SINGAPORE: A new smartphone app is being used as part of a clinical trial to help pregnant women with diabetes manage their condition better and prevent excessive weight gain during pregnancy.
Gestational diabetes mellitus is a type of diabetes that develops usually during the second half of pregnancy, when there is insufficient insulin production to meet extra demands for pregnancy, resulting in high blood glucose levels.
Singapore has one of the highest rates of gestational diabetes in the world, with the condition affecting 20 to 30 per cent of expecting mothers. If left untreated or poorly managed, it can lead to various complications for both mother and baby. For the mother, this includes increased risk of high blood pressure, while the baby runs the risk of jaundice, breathing problems, and in the worst scenario, still birth.
The app, developed by the National University Hospital (NUH), is being used as part of a clinical trial for a tailored coaching programme to help more pregnant women better manage their gestational diabetes, compared with standard care alone.
It consists of several components. First, there are short, personalised interactive lessons and daily tips to help mothers understand the importance of managing the condition for themselves and their babies.
There are also tracking features to help women monitor their weight and blood glucose levels, even on the go. This is done via the detachable Aina blood glucose monitoring device, where a blood test strip is analysed to determine the user’s blood sugar.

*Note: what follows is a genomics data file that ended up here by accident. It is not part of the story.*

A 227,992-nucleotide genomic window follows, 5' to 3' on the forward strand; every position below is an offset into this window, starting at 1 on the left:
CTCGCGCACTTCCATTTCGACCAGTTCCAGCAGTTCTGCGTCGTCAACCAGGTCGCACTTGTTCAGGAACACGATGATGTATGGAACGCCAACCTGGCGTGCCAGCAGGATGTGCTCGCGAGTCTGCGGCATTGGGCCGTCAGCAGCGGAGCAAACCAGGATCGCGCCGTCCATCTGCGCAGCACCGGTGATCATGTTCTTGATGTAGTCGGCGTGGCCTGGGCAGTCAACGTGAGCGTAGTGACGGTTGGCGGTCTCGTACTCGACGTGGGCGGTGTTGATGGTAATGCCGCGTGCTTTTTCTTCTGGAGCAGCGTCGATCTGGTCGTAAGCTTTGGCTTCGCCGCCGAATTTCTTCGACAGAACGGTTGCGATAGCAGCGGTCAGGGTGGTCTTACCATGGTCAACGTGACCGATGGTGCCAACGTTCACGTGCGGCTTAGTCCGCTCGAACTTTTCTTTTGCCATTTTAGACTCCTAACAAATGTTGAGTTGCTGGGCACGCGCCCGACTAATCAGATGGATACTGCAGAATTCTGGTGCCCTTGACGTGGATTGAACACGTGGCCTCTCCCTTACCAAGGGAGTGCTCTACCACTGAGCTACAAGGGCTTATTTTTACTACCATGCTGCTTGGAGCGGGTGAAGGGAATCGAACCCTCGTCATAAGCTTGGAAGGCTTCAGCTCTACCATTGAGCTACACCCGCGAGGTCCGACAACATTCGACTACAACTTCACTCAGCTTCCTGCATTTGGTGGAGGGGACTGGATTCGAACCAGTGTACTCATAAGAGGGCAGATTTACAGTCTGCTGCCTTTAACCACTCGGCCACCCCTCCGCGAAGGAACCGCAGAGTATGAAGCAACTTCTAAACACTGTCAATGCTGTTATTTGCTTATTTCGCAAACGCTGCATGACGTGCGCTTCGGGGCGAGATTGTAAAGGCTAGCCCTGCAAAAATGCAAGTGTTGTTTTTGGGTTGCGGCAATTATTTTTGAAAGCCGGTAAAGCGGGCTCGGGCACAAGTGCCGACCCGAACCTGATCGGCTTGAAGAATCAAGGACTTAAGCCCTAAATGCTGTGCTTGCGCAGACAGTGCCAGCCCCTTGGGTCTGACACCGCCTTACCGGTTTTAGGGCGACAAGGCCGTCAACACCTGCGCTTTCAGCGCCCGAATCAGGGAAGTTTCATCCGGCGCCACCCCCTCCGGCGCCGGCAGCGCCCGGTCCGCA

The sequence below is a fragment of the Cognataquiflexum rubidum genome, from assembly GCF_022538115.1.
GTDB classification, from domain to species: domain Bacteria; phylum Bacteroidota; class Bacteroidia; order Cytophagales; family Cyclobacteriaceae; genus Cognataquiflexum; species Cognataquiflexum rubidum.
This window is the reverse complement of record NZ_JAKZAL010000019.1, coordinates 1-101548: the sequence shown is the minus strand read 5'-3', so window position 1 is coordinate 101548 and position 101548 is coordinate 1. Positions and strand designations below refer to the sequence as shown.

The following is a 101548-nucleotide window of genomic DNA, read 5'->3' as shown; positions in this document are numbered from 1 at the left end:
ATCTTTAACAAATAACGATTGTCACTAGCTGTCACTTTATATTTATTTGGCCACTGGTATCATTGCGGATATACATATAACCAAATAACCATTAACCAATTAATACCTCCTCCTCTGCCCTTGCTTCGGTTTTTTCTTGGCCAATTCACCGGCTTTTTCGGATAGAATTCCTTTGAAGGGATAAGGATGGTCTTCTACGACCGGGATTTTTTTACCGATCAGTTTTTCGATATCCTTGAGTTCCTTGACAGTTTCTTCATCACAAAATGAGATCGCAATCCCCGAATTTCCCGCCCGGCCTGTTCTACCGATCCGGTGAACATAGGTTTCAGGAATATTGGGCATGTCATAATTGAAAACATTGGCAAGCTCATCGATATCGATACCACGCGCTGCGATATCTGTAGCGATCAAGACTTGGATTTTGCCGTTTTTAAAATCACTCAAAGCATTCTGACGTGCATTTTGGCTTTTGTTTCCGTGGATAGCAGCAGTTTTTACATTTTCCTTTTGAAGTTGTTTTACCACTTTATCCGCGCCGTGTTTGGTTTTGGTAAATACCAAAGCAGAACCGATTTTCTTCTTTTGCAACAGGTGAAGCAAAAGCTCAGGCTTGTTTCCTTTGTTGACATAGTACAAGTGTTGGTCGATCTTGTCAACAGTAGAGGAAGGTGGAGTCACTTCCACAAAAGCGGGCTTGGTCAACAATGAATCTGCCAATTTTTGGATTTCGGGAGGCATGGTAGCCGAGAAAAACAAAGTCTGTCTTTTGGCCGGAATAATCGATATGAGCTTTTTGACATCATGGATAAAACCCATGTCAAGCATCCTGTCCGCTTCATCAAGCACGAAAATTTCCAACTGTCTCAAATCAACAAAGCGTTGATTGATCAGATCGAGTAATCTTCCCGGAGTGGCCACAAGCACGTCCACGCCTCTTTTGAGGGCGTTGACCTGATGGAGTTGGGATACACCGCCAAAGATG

The app can be paired with a Bluetooth weighing scale to help chart weight gain.
It also helps track food intake, which may cause spikes in blood glucose levels, said Dr Yew Tong Wei, who is site principal investigator of the SMART-GDM (gestational diabetes mellitus) clinical trial and consultant at NUH's division of endocrinology.
The app also features an automated chatbot that prompts users to take further action when their blood sugar readings are high.
The app and the study aims to target behavioural change, which doctors say is the key to managing gestational diabetes and helping mothers achieve optimal health outcomes.
“The primary outcome of the study would be gestational weight gain, because the more weight you gain during pregnancy - it is associated with a larger baby, and also the more weight you need to lose after delivery. And that increased gestational weight gain is also associated with the risk of developing type 2 diabetes after the pregnancy in the long run,” Dr Yew said.
The clinical trial began in September with 20 mums-to-be using the app. It aims to recruit a total of 340 participants over the next 10 months.